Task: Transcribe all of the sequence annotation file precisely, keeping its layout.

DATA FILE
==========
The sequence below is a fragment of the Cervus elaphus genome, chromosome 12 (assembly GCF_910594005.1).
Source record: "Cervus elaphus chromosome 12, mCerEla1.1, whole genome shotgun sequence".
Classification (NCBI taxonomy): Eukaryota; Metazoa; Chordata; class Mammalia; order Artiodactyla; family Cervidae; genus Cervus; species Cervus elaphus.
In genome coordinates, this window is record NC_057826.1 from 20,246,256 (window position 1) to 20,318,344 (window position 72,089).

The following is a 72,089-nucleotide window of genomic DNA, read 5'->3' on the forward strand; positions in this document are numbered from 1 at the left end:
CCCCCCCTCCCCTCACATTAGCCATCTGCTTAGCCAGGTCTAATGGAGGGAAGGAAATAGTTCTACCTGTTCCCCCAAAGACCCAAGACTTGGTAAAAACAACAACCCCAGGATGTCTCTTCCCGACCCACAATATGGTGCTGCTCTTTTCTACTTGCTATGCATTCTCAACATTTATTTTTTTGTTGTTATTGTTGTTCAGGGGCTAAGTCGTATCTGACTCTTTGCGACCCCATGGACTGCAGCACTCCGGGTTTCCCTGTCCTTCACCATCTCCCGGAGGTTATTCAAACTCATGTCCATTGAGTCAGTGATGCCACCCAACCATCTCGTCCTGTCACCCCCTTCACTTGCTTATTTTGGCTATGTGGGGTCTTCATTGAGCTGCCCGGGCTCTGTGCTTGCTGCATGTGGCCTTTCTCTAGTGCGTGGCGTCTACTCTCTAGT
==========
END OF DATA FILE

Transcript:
The sequence below is a fragment of the Cervus elaphus genome, chromosome 12 (assembly GCF_910594005.1).
Source record: "Cervus elaphus chromosome 12, mCerEla1.1, whole genome shotgun sequence".
Classification (NCBI taxonomy): Eukaryota; Metazoa; Chordata; class Mammalia; order Artiodactyla; family Cervidae; genus Cervus; species Cervus elaphus.
In genome coordinates, this window is record NC_057826.1 from 20,246,256 (window position 1) to 20,318,344 (window position 72,089).

The following is a 72,089-nucleotide window of genomic DNA, read 5'->3' on the forward strand; positions in this document are numbered from 1 at the left end:
CCCCCCCTCCCCTCACATTAGCCATCTGCTTAGCCAGGTCTAATGGAGGGAAGGAAATAGTTCTACCTGTTCCCCCAAAGACCCAAGACTTGGTAAAAACAACAACCCCAGGATGTCTCTTCCCGACCCACAATATGGTGCTGCTCTTTTCTACTTGCTATGCATTCTCAACATTTATTTTTTTGTTGTTATTGTTGTTCAGGGGCTAAGTCGTATCTGACTCTTTGCGACCCCATGGACTGCAGCACTCCGGGTTTCCCTGTCCTTCACCATCTCCCGGAGGTTATTCAAACTCATGTCCATTGAGTCAGTGATGCCACCCAACCATCTCGTCCTGTCACCCCCTTCACTTGCTTATTTTGGCTATGTGGGGTCTTCATTGAGCTGCCCGGGCTCTGTGCTTGCTGCATGTGGCCTTTCTCTAGTGCGTGGCGTCTACTCTCTAGT